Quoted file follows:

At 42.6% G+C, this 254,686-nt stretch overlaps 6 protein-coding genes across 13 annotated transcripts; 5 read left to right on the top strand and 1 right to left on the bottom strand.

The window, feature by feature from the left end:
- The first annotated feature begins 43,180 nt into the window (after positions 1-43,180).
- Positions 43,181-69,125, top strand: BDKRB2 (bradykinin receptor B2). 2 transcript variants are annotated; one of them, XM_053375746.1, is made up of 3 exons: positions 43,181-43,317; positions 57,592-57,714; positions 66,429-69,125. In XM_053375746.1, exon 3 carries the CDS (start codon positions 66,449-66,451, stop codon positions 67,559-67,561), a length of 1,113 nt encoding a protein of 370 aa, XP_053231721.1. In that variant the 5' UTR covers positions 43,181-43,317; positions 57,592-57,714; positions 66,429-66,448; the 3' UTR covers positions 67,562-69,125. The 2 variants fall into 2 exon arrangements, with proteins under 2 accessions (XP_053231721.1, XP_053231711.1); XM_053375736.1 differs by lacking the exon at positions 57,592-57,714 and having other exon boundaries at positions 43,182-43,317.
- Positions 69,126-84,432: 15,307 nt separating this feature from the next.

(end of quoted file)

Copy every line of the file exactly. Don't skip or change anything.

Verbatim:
At 42.6% G+C, this 254,686-nt stretch overlaps 6 protein-coding genes across 13 annotated transcripts; 5 read left to right on the top strand and 1 right to left on the bottom strand.

The window, feature by feature from the left end:
- The first annotated feature begins 43,180 nt into the window (after positions 1-43,180).
- Positions 43,181-69,125, top strand: BDKRB2 (bradykinin receptor B2). 2 transcript variants are annotated; one of them, XM_053375746.1, is made up of 3 exons: positions 43,181-43,317; positions 57,592-57,714; positions 66,429-69,125. In XM_053375746.1, exon 3 carries the CDS (start codon positions 66,449-66,451, stop codon positions 67,559-67,561), a length of 1,113 nt encoding a protein of 370 aa, XP_053231721.1. In that variant the 5' UTR covers positions 43,181-43,317; positions 57,592-57,714; positions 66,429-66,448; the 3' UTR covers positions 67,562-69,125. The 2 variants fall into 2 exon arrangements, with proteins under 2 accessions (XP_053231721.1, XP_053231711.1); XM_053375736.1 differs by lacking the exon at positions 57,592-57,714 and having other exon boundaries at positions 43,182-43,317.
- Positions 69,126-84,432: 15,307 nt separating this feature from the next.